I always thought I was a person. A normal(ish), human person who thought and felt much in the same way as other human people. But sometimes, as a freelancer, you start to wonder if actually that’s true.
A while back I worked at a company I really loved. They’d made such a good impression on me at the interview that I happily accepted a day rate 6% lower than I usually had (it doesn’t sound like much, but adds up after a few months). What I think I liked best about this company was that you couldn’t really tell who was what, until you were told. The Head of Development was just another bloke in the office. No one pulled rank. And freelancers were treated like absolutely everyone else.
We got invited to parties (and these were all-out, no expense spared sorts of parties). We all stayed for Friday beers in our very cool office. We attended all the company meetings and get-togethers. You wouldn’t have known who was a freelancer and who was permie. I really liked it there.
Then, one day, it was announced that the company was going to be merged with another, bigger company. They had the same sorts of values and ethics and while the office wasn’t anywhere near as cool, it shouldn’t have changed too much. But it did.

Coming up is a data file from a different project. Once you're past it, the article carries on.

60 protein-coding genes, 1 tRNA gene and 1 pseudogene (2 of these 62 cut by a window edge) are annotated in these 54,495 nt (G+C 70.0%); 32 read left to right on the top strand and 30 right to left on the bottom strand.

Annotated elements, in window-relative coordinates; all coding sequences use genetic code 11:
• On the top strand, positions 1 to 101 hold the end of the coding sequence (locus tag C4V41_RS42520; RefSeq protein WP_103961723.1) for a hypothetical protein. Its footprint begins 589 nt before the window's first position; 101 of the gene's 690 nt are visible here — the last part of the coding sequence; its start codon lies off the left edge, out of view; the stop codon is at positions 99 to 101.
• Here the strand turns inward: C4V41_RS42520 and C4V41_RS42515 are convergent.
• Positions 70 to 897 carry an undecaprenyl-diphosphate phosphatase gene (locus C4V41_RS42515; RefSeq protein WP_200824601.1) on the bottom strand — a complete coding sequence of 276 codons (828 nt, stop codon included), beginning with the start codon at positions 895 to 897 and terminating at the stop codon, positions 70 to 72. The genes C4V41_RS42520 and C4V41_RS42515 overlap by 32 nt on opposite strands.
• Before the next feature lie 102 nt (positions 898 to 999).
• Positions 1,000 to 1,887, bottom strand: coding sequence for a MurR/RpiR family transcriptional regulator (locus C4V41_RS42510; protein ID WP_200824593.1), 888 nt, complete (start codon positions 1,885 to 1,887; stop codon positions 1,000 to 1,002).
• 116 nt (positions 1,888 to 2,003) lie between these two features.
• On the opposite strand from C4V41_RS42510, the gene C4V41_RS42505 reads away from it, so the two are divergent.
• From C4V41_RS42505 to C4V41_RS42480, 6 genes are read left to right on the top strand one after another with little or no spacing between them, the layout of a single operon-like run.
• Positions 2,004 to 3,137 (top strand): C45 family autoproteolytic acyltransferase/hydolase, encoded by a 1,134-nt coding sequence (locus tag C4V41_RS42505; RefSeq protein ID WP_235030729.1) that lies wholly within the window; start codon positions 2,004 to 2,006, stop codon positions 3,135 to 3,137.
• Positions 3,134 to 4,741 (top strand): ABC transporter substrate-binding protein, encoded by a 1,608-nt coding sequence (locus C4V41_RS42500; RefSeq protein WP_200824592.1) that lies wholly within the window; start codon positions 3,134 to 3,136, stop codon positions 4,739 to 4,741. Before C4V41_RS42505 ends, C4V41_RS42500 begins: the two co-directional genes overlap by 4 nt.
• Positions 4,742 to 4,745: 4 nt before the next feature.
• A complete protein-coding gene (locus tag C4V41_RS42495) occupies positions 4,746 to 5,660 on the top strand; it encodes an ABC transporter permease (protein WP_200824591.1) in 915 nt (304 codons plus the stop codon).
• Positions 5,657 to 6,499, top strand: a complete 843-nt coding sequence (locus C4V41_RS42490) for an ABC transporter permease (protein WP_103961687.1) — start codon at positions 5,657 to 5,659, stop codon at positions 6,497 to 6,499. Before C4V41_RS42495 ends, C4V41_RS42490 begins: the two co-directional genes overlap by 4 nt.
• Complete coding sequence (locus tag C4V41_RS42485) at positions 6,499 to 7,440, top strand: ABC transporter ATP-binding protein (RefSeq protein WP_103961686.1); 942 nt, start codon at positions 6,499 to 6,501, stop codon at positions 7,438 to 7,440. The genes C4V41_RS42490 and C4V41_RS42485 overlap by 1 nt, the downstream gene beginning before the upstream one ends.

Some of us started to notice that we were no longer invited to company meetings. In one big sort of ‘kitchen get together’, the acquiring company boss made a point of reading out all the names of the people who’d joined in the acquisition, but a lot of us were left off the list. There were employee satisfaction surveys that only went to some. Fun, weekly updates with a selective distribution list. You’ve probably guessed it: freelancers weren’t included on any of these things.
It was horrible. Suddenly we were second class citizens. There’s a general running joke in most places that freelancers are only there to make lots of dosh and then get out of the office as quickly as they can in the evening. And this new attitude not only implied that, but it encouraged that behaviour. After all, why would anyone want to go the extra mile for a company that doesn’t acknowledge their existence? How could I possibly help to achieve the company goals and aspirations when you refuse to tell me what they are? Why should I trust your leadership, when you won’t trust me enough to invite me to a presentation about current projects?
This was actually one of the main factors of why I left. I no longer felt part of that team, and so I was no longer willing to accept reduced pay. We don’t expect to get bonuses, pensions, or free childcare. But they had no loyalty to me, and so I couldn’t bring myself to feel loyal to them. It’s a shame. I had really loved working for that smaller company, and I hope they manage to bring back some of the atmosphere and inclusivity they’d had before.
In the meantime, though, I think I’ll work for a company that acknowledges I exist.